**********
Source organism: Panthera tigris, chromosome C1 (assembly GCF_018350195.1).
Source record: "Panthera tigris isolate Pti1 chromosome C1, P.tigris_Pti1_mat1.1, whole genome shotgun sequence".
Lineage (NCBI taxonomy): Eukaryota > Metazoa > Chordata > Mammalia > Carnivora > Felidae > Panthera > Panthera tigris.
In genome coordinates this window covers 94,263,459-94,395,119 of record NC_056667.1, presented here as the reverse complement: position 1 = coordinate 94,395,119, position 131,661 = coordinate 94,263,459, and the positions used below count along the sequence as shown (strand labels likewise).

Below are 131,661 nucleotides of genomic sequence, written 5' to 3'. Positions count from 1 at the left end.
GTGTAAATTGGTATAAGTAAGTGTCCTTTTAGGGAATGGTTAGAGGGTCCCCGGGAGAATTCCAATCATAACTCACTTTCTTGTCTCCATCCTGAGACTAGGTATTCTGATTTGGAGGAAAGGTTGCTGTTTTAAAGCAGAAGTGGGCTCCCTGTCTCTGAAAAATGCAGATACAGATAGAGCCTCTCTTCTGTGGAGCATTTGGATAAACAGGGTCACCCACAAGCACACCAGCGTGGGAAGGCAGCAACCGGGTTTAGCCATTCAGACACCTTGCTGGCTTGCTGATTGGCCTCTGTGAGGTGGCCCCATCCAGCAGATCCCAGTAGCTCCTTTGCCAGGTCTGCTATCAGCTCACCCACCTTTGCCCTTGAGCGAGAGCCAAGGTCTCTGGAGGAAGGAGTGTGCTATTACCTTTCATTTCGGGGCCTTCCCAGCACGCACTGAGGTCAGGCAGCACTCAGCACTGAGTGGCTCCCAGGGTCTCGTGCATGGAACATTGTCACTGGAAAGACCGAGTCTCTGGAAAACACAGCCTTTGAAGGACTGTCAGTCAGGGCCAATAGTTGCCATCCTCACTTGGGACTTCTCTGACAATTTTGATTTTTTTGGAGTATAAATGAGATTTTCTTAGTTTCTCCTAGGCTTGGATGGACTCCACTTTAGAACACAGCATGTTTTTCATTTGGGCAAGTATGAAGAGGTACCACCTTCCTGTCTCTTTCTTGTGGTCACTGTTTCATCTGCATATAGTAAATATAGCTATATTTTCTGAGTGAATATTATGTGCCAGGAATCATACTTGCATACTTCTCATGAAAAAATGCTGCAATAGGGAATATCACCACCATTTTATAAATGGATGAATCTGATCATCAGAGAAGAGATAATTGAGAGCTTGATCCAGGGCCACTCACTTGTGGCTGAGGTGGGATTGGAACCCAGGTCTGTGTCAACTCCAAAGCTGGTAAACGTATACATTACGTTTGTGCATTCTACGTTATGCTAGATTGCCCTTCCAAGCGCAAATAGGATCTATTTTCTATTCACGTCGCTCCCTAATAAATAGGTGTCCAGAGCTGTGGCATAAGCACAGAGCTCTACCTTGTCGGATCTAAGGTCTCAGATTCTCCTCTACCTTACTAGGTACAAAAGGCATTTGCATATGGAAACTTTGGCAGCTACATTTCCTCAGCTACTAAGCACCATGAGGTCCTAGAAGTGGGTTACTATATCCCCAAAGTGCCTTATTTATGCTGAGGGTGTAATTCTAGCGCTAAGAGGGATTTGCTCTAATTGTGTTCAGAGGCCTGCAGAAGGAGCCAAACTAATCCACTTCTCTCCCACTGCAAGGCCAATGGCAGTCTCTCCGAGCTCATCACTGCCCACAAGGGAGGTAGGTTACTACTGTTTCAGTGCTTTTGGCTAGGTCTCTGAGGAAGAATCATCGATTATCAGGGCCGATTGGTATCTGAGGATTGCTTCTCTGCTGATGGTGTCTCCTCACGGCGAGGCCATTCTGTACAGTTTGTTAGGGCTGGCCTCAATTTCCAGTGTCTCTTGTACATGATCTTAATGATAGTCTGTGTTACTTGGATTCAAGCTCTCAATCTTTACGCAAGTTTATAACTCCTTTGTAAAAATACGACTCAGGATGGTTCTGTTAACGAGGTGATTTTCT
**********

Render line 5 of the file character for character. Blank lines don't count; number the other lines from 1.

Below are 131,661 nucleotides of genomic sequence, written 5' to 3'. Positions count from 1 at the left end.